A year ago, I predicted new procedures and technologies and perhaps some new businesses would emerge in response to the problem of legionellosis. I was wrong.
In late 2015, Scott Arnold, the executive editor of HPAC Engineering, invited me to contribute to “Trends, Issues, and Best Practices in HVACR and Buildings 2016” (known in print as “HVACR 2016: State of the Industry, State of the Art”), a collection of essays in which “a cross-section of HVACR and buildings professionals offer their views on industry trends and issues or provide tips and best practices to help readers get the most out of their systems” in the coming year. In my essay, I opine that interest in legionellosis is trending and recount the outbreak of Legionnaires’ disease that sickened more than 120 people, 12 of them fatally, in New York City during the summer of 2015. I also briefly discuss ANSI/ASHRAE Standard 188-2015, Legionellosis: Risk Management for Building Water Systems, and point out portions of the standard already have been adopted as law in New York. I then go on to predict that, in 2016, new procedures and technologies (perhaps even some new businesses) will emerge in response to this serious problem.
I was wrong. Although manufacturers of biocides and ozone water-disinfection technologies continued to advance their products in 2016, there was little evidence of major technological breakthroughs to combat legionellosis. The most notable exception of which I’m aware was the introduction in September of what Delta Cooling Towers describes as the world’s first antimicrobial cooling tower. Both the plastic shell and the cooling-tower fill are constructed of an antimicrobial resin that, according to testing performed by the Special Pathogens Laboratory (self-described “Legionella Experts”), is effective against Legionella growth.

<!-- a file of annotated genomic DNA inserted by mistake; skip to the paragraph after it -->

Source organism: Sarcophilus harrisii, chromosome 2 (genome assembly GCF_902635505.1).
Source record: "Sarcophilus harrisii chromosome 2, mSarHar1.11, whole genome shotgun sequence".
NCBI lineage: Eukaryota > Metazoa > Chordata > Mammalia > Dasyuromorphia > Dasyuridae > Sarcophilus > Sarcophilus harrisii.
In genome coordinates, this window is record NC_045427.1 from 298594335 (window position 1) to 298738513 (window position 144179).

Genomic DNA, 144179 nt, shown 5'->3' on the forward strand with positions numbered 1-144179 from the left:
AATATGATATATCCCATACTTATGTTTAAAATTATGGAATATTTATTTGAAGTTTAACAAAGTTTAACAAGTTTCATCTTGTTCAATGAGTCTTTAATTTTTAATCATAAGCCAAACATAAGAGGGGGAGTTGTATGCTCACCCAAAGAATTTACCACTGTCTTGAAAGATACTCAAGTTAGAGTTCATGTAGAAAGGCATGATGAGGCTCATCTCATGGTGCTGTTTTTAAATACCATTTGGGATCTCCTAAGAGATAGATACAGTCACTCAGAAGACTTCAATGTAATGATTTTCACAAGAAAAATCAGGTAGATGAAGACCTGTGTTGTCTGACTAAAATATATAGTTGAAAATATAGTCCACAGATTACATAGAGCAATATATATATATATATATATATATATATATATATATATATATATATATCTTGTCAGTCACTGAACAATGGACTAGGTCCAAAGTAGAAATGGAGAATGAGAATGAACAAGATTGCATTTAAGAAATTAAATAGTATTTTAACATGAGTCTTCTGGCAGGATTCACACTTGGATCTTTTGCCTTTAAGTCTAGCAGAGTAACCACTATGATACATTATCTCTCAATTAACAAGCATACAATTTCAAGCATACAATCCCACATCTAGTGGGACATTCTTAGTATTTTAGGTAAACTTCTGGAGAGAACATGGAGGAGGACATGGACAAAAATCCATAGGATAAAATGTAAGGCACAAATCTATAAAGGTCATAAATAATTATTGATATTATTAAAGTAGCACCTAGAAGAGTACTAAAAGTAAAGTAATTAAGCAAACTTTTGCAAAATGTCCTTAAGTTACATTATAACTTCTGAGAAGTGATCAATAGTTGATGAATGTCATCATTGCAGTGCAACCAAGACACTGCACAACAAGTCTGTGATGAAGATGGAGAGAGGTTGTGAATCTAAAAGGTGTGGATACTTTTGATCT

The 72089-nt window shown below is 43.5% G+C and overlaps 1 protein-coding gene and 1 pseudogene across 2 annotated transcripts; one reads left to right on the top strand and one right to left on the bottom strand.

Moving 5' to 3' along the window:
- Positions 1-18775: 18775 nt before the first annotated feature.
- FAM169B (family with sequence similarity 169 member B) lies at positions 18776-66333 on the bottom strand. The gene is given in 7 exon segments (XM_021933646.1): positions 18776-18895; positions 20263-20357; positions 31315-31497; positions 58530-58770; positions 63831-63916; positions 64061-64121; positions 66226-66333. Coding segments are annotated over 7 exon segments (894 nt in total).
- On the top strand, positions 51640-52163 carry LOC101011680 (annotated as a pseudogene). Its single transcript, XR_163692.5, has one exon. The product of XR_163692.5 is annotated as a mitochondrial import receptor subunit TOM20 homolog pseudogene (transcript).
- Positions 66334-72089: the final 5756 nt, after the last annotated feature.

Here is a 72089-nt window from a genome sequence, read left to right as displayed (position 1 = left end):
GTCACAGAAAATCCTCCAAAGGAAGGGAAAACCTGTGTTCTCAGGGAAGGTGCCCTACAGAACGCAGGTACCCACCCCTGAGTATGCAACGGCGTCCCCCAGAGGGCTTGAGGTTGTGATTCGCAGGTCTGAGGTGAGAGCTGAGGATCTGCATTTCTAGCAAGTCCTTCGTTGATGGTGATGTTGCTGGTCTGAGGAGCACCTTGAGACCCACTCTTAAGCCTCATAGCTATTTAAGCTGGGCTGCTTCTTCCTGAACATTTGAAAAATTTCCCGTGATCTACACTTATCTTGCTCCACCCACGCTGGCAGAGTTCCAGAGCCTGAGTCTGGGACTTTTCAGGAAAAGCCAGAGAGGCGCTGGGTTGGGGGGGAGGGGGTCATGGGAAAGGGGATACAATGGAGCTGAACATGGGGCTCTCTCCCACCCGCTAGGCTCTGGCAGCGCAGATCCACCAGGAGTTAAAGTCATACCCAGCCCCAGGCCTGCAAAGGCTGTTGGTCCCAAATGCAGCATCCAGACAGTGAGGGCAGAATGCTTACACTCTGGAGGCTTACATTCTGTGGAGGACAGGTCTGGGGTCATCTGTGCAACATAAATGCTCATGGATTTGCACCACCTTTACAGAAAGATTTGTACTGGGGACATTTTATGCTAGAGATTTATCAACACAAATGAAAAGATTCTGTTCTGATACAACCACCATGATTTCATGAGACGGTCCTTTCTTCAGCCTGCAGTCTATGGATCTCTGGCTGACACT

Unfortunately, the incidence of legionellosis infections has increased significantly over the past year. Since the outbreak in Flint, Mich., in November 2015, arguably caused by problems associated with a change in the municipal water system, there have been at least 308 confirmed cases worldwide, 57 of them in the United States, resulting in at least 11 deaths. According to the National Notifiable Diseases Surveillance System, the incidence of legionellosis in the United States has increased nearly 400 percent since 2000.
In June 2016, the Centers for Disease Control and Prevention (CDC) released a toolkit to help users develop and implement a water-management program to reduce the risk of growing and spreading Legionella. However, like ANSI/ASHRAE Standard 188, this document only provides guidance in the process of developing a program; it does not provide a specific, detailed plan. Another noteworthy resource is http://legionella.org/. The website was founded by two infectious-disease practitioners, Victor L. Yu, MD, and Janet E. Stout, PhD, who have been extensively involved in hospital-acquired Legionnaires’ disease for more than 30 years. It provides educational resources for patients, clinicians, and water-treatment professionals. Hopefully, 2017 will see more progress in the fight against this serious, often fatal, disease that continues to plague our industry.
Note that my prognostication for 2017 concerns Property Assessed Clean Energy (PACE). I’m confident it will be closer to the mark than last year’s.
Best wishes to all of you for a healthy and happy New Year!